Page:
Prominent La Jolla family involved in national college admissions scandal
Published - 03/18/19 - 01:05 PM | 4761 views | 0 0 comments | 59 59 recommendations | email to a friend | print
A well-known La Jolla family has been linked to the massive college admissions scandal known as “Operation Varsity Blues.”
According to the San Diego Union-Tribune, Elisabeth Kimmel paid $475,000 in bribes to get their daughter into Georgetown University and their son into the University of Southern California. She had her children named as athletic recruits for sports they didn’t actually play. In 2012, she is accused of working with the mastermind behind the scheme, Rick Singer, and Georgetown’s tennis coach, Gordie Ernst, on her daughter’s application process. However, her daughter plays field hockey, not tennis. 
When her daughter was accepted, Kimmel told him: "Thank you, again, for making Georgetown possible for (my daughter).” Her daughter later graduated in 2017 and did not play for the tennis team. 
As for her son, Kimmel worked with USC women’s soccer coach Laura Janke to create an athletic profile to make him look like a track and field star. Instead of using a photo of her son, they used one of Jancen Power, a Texas high-schooler and pole vaulter who competed in a state championship in Austin. He did not participate in the sport in high school.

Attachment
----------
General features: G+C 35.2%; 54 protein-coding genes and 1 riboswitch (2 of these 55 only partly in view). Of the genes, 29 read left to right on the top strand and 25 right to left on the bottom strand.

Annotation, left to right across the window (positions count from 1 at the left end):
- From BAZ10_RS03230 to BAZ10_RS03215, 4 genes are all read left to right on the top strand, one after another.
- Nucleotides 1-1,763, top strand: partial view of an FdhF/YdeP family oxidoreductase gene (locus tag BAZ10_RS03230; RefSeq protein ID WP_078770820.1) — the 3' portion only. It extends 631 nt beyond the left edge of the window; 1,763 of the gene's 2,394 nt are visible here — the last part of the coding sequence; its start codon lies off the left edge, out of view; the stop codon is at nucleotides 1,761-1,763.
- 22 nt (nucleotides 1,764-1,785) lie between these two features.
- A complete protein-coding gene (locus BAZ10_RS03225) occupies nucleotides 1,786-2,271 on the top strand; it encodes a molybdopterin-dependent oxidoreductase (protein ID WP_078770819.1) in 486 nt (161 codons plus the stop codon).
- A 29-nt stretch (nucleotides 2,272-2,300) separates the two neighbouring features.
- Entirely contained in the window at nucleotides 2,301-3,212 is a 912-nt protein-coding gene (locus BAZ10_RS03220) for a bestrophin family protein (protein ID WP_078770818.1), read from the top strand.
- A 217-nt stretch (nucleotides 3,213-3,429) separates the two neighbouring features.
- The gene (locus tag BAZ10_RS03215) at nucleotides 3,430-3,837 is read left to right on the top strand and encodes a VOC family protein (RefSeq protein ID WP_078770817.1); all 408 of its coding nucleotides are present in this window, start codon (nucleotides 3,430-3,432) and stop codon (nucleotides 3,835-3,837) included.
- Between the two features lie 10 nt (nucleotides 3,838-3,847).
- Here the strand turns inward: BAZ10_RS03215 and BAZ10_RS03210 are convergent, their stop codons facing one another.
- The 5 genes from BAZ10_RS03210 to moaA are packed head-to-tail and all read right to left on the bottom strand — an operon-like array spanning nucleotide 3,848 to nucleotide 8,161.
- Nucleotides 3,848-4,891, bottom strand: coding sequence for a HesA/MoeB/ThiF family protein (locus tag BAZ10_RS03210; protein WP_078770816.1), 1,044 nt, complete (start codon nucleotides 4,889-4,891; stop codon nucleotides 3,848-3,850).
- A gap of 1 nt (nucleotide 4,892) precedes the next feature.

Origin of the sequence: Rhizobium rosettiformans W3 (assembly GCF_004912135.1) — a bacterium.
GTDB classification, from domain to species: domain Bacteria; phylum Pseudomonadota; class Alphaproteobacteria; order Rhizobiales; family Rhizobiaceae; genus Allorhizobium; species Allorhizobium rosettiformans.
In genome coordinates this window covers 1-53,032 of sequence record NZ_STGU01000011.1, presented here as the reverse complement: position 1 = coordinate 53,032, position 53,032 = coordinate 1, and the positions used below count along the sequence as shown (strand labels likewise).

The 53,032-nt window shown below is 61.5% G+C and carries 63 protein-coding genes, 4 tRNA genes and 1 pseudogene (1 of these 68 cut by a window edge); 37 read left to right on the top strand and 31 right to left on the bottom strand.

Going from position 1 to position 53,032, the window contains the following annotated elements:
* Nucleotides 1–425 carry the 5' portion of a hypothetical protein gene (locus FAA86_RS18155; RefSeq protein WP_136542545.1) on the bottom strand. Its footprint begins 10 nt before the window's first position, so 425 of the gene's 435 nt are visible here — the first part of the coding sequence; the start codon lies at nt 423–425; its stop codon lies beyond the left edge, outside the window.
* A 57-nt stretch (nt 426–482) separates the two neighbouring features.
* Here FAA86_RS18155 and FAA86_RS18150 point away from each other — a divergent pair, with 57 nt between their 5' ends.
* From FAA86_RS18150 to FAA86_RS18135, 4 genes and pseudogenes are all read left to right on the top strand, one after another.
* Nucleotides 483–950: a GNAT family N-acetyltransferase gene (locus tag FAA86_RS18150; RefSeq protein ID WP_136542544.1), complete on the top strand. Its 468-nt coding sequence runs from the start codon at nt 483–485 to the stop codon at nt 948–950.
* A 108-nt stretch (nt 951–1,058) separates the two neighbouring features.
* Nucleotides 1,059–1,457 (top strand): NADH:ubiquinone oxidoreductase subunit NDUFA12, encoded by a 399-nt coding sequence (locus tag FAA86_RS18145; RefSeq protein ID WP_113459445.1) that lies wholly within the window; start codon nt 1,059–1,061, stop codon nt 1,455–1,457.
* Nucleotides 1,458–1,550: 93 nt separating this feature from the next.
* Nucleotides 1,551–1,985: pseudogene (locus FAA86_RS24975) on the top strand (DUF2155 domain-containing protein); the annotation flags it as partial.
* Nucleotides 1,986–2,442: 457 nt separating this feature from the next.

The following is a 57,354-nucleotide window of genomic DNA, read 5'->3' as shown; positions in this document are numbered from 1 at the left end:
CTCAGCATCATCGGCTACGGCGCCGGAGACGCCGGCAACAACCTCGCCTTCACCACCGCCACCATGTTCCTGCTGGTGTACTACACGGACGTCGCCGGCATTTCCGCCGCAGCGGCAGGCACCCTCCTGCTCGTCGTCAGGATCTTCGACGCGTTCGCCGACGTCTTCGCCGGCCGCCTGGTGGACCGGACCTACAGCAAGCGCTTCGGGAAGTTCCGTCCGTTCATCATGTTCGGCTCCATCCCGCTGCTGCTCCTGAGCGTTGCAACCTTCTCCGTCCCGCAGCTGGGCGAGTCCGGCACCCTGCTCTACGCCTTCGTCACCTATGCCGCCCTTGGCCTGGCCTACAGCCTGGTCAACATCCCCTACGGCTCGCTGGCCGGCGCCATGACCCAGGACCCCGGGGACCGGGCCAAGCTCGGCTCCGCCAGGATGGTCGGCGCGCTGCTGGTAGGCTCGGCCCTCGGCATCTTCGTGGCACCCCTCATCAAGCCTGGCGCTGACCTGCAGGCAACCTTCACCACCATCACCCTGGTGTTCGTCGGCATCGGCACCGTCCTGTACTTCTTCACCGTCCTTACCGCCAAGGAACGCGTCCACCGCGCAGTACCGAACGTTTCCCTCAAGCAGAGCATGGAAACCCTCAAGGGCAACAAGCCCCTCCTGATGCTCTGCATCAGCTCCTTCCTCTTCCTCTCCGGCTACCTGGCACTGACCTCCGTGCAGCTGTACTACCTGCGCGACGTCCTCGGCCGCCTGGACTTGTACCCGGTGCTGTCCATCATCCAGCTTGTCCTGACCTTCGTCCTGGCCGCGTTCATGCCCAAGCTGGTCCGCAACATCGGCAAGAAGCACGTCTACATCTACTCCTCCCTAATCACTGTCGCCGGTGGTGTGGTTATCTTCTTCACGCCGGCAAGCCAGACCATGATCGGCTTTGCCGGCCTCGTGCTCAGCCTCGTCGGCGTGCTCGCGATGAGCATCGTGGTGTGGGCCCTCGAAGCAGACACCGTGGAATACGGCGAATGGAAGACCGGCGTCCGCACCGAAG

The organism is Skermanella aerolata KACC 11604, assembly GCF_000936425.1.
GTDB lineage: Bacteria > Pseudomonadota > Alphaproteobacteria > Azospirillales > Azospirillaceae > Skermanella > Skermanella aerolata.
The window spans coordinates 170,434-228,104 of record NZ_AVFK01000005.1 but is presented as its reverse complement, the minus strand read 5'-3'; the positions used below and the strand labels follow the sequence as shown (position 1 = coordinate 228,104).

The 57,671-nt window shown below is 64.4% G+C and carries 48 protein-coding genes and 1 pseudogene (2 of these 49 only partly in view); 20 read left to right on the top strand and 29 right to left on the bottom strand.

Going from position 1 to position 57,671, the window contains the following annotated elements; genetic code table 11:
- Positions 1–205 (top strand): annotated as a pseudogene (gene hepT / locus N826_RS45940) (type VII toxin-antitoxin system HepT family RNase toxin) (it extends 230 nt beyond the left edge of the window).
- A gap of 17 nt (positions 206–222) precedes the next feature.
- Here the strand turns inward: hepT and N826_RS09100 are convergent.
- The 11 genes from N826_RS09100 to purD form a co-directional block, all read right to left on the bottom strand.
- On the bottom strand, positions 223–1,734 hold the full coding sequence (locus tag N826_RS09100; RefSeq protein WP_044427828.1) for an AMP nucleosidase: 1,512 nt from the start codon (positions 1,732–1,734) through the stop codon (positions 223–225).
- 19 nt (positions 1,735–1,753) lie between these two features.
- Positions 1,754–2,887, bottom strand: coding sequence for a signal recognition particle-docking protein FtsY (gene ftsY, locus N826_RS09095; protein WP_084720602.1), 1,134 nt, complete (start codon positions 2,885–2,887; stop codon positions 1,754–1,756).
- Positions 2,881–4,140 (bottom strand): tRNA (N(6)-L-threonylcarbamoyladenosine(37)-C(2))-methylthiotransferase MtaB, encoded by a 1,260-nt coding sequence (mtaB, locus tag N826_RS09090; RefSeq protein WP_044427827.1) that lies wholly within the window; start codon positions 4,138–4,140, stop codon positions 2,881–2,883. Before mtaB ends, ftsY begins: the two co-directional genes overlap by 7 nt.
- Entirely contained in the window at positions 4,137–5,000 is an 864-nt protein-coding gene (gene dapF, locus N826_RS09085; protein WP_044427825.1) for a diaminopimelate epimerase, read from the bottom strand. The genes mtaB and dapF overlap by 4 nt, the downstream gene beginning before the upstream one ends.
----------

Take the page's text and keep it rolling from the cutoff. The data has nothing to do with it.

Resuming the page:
He was accepted but almost caught wind of the lie on his application during a meeting with his advisor. 
“So (my son) and I just got back from (U)SC Orientation. It went great,” Greg Kimmel said in a wiretapped recording of a conversation he had with Singer. “The only kind of glitch was, and I — he didn’t — (my son) didn’t tell me this at the time — but yesterday when he went to meet with his adviser, he stayed after a little bit, and the — apparently the adviser said something to the effect of, ‘Oh, so you’re a track athlete?’ And (my son) said, ‘No.’ ’Cause, so (my son) has no idea, and that’s what — the way we want to keep it.”
Singer told him not to worry about it, and Kimmel later told him that her son was “still in the dark.” 
Kimmel’s husband, Greg, allegedly signed a $50,000 donation check and participated in a recorded phone call about the scam. Elisabeth Kimmel has been charged, but he has not. Neither of their children are named in the complaint. 
Elisabeth Kimmel once owned KFMB stations in San Diego. Her husband is the CEO of Wireless Telematics and was formerly a prosecutor with the District Attorney’s Office. Her attorney, Gregory Vega, declined to comment on the allegations. She is due in Boston federal court to face charges of conspiracy to commit mail fraud and honest services mail fraud later this month. 
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